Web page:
Generally, the use of magnetic chucks greatly speeds production rates and also serve as an operating convenience for a wide variety of surface grinding operations. Their successful use, however, is contingent on a number of things. One is the keeping of the working surface of the chuck both smooth and clean. Careless handling of workpieces on and off a chuck can mar its surface and cause trouble. Tools or work dropped on chuck can cause damage. Sliding rough material across a chuck can also cause marring.
If dents are inadvertently made in a chuck surface, any raised metal caused by such peening usually can be removed with an abrasive stone. Between grinding loads, swarf should be wiped off the chuck.
On a rotary multiple-spindle single-pass type grinder, keeping a magnetic chuck clean is a more difficult matter. However, when they are equipped with a sectional magnetic chuck, a specially developed chuck cleaner can be applied, which takes care of the cleaning function automatically. Mounted on the machine frame at a point between the two grinding spindles is a rotary-brush cleaner. The device carries a horizontal-axis rotary brush that overhangs the chuck, so as to remain in contact with it as it revolves. The brush is four inches in diameter and is carried on a horizontal spindle. The other end of the spindle has a directly mounted, 1800 rpm motor driving the brush.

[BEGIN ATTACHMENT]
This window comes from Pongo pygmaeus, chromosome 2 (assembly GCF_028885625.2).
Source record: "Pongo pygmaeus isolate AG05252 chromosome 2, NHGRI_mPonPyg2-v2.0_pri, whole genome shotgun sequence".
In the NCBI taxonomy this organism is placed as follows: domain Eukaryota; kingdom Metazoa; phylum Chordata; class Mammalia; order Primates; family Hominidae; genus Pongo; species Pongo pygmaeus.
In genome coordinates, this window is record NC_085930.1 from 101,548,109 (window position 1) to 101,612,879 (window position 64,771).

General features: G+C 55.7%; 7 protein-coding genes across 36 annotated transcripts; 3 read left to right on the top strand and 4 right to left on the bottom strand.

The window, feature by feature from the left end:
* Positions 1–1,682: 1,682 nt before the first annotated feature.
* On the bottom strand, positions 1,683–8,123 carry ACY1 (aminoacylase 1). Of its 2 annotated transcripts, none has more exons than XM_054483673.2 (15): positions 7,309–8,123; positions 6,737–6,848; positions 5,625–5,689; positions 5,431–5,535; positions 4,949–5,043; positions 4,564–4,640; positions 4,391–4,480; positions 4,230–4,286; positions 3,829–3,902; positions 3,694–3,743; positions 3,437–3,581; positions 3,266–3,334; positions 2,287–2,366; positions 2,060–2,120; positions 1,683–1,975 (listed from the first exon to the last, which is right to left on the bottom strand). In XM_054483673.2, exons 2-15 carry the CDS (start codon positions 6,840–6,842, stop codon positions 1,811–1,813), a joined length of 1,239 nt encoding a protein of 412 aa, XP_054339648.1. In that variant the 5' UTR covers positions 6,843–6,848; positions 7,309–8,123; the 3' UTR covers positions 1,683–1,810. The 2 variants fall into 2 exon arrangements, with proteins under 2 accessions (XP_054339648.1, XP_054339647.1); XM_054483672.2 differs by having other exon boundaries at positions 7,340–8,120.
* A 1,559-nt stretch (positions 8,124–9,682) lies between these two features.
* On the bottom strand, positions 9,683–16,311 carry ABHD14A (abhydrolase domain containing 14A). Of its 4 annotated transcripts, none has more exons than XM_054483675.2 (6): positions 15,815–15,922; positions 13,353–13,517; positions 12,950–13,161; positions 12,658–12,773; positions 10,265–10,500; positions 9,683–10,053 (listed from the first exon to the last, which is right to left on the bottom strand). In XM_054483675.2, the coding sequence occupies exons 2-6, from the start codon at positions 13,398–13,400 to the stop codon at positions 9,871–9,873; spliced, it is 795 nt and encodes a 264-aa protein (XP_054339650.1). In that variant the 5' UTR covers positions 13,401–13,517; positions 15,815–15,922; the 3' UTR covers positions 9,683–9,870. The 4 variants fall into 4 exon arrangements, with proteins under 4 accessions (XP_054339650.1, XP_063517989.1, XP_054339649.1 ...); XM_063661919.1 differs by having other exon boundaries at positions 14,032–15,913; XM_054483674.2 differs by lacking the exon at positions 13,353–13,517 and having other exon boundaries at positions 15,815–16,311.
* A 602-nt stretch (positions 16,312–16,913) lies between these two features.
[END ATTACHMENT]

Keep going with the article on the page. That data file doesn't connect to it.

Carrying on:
A flexible, non-metallic scraper is mounted ahead of the brush, the purpose of which is to loosen any swarf which may tend to cling to the surface. The brush itself revolves while almost totally enclosed in a small hood, which is attached to a high-volume vacuum. To avoid pulling coolant through the vacuum disposal, a series of compressed air jets is arranged to blow the coolant back from the area directly around the vacuum space. Toward the rear of the machine, adjacent to the coolant tank, is a 50-gallon drum, equipped with a 1 ½ hp suction motor, which serves as a vacuum tank.
This arrangement allows a single pass machine to surface grind to closer tolerances at high production, ensuring closer accuracies. Swarf between work and chuck cannot affect tolerances adversely.
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